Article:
As Interpretation Specialists, the protection and promotion of heritage is of course uppermost in our minds at Tricolor but we also know that through innovative engagement approaches, we can attract and involve more people with heritage and have their understanding and appreciation of it increased and improved.
This guide sets out a useful framework for planning your interpretation project, whether the outcome is a written Interpretation Plan as part of a National Lottery Heritage Fund bid, or a set of values to keep as your own personal toolkit.
First and foremost, it’s essential to take the time to understand the background of your organisation. It’s useful to think of this in terms of the following:
Audiences: Who are our core audiences, and who are the non-visitors that we want to attract?
Outcomes: What do we want to leave our audiences knowing or feeling?
Material culture: What are our USPs? Are these our building/s, our objects, our site or our stories?
Values: What intentions are at the core of our organisation? What is at the heart of what we want to convey?
Stories: What are the important milestones in the history of the organisation? What elements of history have been deemed as being worth telling in the past, and which stories are essential to convey going forward?
It’s also important to think about spaces, so we’d suggest undertaking some visual mapping of the site to investigate what the potential areas for interpretation might be. If appropriate, conduct an audit of existing interpretation across the site, including wayfaring and orientation. What interpretation methods already exist, and what are the strengths and challenges?
After the fact-finding phase, audience consultation should form the foundation of any interpretation planning. It’s time to see the organisation from the visitor point of view. At Tricolor we use a wide range of targeted consultation methods, ranging from online surveys to interactive workshops with stakeholders, and 1:1 conversations. It’s important to consider the best means of reaching the audience you want to consult with – what are their needs? Where are they likely to be spending time?
Use this consultation to find out what the organisation does well already, what people already know about it, what stories would appeal to them. We also ask if they know of any hidden histories that need to be investigated, and what are the ‘must tell’ stories. We don’t make assumptions about the content people are interested in, or how they would like to access it, but we ask them their preferences.
Alongside this build a picture of the different journeys your visitors take around your site. Track the visitor experience from beginning to end. Where are the visit touchpoints? How do visitors behave at key locations? Use Generic Learning Outcomes and Social Outcomes to decide what you ideally want the visitor to think and feel, and what you’d like them to leave knowing.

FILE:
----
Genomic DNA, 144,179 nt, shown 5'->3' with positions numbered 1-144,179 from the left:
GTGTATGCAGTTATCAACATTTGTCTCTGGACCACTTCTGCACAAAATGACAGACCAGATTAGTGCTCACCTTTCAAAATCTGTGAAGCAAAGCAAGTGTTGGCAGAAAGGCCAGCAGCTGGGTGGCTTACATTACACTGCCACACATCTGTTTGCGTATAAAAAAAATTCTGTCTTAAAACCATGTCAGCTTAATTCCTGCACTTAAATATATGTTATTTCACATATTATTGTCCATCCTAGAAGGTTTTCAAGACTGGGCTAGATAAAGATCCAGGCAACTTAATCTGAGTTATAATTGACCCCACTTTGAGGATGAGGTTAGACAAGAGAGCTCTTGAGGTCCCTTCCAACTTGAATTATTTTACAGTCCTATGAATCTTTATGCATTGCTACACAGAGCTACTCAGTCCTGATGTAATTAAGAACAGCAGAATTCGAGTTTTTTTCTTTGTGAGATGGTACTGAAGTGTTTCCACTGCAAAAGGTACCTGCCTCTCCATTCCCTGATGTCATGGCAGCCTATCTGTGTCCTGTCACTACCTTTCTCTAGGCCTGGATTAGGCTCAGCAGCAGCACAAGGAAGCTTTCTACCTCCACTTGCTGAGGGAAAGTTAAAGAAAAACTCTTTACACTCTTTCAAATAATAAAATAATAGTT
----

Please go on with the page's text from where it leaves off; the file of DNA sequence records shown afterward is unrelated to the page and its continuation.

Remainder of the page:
By now you will have gathered lots of stories – and need to begin to order these in such a way that their meaning is most relevant to your audience. Consider ways of grouping your messages into the key narrative themes which will be the most effective.
Themes are touchstones for the interpretation hierarchy and design development. They are not the same as exhibition headings (they are not even necessarily ‘public-facing’), but instead provide a framework for all stories to link back to. Themes provide an editorial voice, implicit throughout all interpretation. You only need three or four of these over-arching themes – but sometimes just 2 will do!
These are the narrative strands which sit beneath the umbrella theme. Stories aren’t the same as a list of facts – always relate them back to the theme, explaining their relevance.
Think about what might be the best interpretive methods to tell these stories. Are there particular objects or areas which best link to these stories? Where are the gaps in terms of material and how could these be filled?
Testing & sense-checking
You’re not there quite yet! Test out these ideas for themes and stories on the broadest spectrum of people to ensure that everyone has a voice in shaping projects for which they will be the audiences. Are the stories appealing to your audience? Do you need to prioritise some stories over others? Do they fulfil the brief of the organisation?
At Tricolor we build evaluation into our interpretation planning from the outset, so that its effectiveness can be measured. Planning is a journey – keep reflecting, tweaking, testing and sense-checking, and be prepared for things to change even into the design phase.
Your planning work will have provided you with everything you need in order to develop a set of design principles to be guided by. Look out for our next article in which we explore the second stage in shaping your interpretation: ‘Design’.